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A free press, if you can keep it: What natural language processing reveals about freedom of the press in Hong Kong

Giovanna Maria Dora Dore, Arya D. McCarthy, James A. Scharf
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This review was not published, as it was not approved by Computing Reviews' Category Editor. Still, I think it is worth sharing as part of my blog!

The British colony of Hong Kong was ceded back to Chinese sovereignty in 1997, after 150 years of occupation, under the “two systems, one country” principle. Given the Chinese is widely known in the West for its tight grip on its press, this short book takes as a goal to use computational analysis in the field of natural language processing to assess changes in press freedom over the 25 years of Chinese rule over Hong Kong.

The author states that, by doing a mixed-methods comparison of news published about the various Hong Kong protest movements that have surfaced since mainland China reclaimed control over it in English-based newspapers, considering both local and international sources, political shifts regarding freedom of press would surface. From the very beginning of the book, the authors explain that the Chinese authorities, even few years before the handover, can influence local media by co-opting media owners, setting norms of journalistic political correctness, and employing “strategic ambiguity” (this is, explicitly not laying out clear guidelines). To be able to perform this analysis over a corpus of 4522 news articles covering the 1998-2020 period, with news sources including two Hong Kong-based, English language newspaper, and six Western, English based news papers (two from the United Kingdom, four based in the USA).

The authors choose several Natural Language Processing (NLP) techniques for their analysis, both synchronic (comparing treatment of events occurring at the same time) and diachronic (comparing the nature of coverage over time). Some of the techniques used include topic modeling, comparison of lexical frequency, lexical usage, computational sentiment analysis, embedding neighborhood comparisons, Vicinato plots and Granger causality. The analysis is split in two major divisions, acknowledging their divide from the book’s index, devoting one of the five total chapters (and being they, after all, the medular chapters) for each: non-rhetorical tactics and rhetorical tactics.

Non-rhetorical tactics mostly presents the news item dataset, the set of major protest events it covers, provides a contextualized understanding of the volume and timing of articles published, and presents correlations between news coverage of protests and protests’ size. Rhetorical tactics refer more to the proper NLP treatment of the information, where semantically difference or separation, diachronic consistency of the discourse over each of the news sources, an analysis of how protests are framed by each of the sources, stylometric differences between news sources.

I found the book’s framing of Hong Kong history interesting. However, I have to admit I was expecting a book closer to Frazer Heritage’s «Language, gender and videogames: using corpora to analyse the representation of gender in fantasy videogames», for which Computing Reviews published my review on April this year. Although this book is less than half the length of Heritage’s, I found it quite harder to read. Although the book’s rhythm is amenable and the events it presents are interesting, I found it hard to relate to — even to finish. The book starts by its title setting some high expectation on results to be found, but never closes on any specific changes any of its methods was able to find. The most plausible explanation I can find to this is that Hong Kong press in colonial times was not very different — the text presents that the colonial government «had laws in place that gave sweeping power to control and punish news organizations when contents were deemed seditious and anti-government», with «as many as 30 laws that could be used to curb media freedom».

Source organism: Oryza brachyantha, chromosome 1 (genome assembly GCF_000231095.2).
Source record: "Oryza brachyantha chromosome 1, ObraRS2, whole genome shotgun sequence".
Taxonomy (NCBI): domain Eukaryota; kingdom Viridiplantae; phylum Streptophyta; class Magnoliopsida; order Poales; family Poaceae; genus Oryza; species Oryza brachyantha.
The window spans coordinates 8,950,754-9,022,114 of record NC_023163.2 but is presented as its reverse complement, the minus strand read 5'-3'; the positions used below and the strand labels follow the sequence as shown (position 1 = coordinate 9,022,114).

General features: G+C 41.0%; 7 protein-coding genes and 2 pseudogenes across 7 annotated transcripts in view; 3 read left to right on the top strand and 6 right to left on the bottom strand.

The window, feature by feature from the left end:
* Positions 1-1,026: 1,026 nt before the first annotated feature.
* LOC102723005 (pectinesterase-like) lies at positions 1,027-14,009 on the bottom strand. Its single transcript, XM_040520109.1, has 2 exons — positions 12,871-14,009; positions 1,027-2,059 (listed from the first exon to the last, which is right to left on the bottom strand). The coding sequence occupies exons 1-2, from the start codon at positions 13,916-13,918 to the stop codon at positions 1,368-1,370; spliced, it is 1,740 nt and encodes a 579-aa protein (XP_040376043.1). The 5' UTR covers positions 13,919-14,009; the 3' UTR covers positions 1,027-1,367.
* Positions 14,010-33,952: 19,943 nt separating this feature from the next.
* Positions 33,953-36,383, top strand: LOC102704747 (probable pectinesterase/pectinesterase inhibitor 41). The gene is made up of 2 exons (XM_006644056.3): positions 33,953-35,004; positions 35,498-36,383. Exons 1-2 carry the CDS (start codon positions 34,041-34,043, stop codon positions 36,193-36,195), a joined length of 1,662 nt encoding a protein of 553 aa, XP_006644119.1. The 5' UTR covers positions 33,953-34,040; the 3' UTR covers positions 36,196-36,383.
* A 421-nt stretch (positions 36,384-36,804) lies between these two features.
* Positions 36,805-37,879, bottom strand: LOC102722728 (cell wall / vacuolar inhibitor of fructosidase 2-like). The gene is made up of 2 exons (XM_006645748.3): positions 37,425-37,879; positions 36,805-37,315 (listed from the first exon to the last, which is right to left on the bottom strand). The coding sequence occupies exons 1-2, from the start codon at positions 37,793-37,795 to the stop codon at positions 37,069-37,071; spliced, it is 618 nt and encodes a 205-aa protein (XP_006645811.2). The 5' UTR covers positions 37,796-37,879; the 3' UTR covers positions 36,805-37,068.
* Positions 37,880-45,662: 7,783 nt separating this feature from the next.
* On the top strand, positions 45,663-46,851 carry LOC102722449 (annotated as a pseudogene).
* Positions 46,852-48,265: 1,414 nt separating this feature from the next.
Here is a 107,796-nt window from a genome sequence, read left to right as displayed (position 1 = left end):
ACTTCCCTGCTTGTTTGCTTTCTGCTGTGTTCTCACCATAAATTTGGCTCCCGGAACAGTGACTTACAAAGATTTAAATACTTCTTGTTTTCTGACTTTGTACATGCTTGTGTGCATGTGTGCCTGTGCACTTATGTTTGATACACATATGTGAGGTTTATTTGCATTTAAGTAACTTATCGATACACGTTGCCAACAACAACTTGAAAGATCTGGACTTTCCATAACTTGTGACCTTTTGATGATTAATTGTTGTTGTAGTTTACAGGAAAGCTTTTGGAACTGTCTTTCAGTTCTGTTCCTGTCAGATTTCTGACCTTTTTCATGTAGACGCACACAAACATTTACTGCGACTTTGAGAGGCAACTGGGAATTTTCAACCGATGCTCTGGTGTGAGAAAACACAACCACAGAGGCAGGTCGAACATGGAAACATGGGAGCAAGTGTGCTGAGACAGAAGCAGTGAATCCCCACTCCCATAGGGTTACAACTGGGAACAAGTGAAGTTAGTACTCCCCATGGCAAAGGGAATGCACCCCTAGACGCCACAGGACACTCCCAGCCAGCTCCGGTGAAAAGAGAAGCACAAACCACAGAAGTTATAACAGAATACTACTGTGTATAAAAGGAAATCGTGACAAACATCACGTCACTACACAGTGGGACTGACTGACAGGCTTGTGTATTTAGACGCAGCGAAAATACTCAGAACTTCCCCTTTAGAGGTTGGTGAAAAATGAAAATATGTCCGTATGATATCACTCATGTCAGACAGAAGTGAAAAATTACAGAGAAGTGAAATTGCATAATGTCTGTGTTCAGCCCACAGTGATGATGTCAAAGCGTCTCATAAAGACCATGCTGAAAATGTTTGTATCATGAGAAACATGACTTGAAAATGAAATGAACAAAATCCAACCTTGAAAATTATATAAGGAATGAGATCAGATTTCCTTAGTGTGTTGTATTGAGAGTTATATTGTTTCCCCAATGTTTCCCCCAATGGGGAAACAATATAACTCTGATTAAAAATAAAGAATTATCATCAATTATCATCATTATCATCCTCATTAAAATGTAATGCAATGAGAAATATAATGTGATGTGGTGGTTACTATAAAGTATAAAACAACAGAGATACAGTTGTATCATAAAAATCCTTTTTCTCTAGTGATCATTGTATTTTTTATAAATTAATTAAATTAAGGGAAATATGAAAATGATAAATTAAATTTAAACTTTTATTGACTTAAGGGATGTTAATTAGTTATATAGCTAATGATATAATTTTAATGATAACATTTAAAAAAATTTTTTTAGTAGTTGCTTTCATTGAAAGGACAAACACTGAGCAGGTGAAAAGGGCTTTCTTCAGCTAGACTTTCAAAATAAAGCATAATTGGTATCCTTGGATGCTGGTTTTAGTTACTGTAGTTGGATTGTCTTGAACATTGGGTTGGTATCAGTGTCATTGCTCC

Besides this issue, my feeling is that the fact that the author chose to base the study using only two local English language newspaper constitutes a pre-selection bias; it is understandable that tools used to analyze linguistic data cannot work reliably across linguistic borders, and that the quality of automated translation tools is still too far from what this undertaking would need if Cantonese and Mandarin texts were to be imported. However, according to Wikipedia, Cantonese is the native language of 88.2% of the local population, with English at a very distant 4.6%. Wikipedia reports of 17 Chinese language and 7 English language newspapers (not detailing on which Chinese language they write in), so the choice of only two of them is problematic, and should be better explained.

All in all, the book presents an interesting recount of events in Hong Kong focused in the first 22 years of Chinese rule, and the narrative does follow the results of computer analysis based upon NLP tools, I cannot see this book as a geared towards Computer Science readers, nor very telling of the tools or results of the field. I believe the title to be misleading, as there are no conclusions leading the reader to believe that the Hong Kong has improved or diminished its press freedom since the sovereignty handover, nor that the journalists or the civil society are to thank (or to blame) for its current state.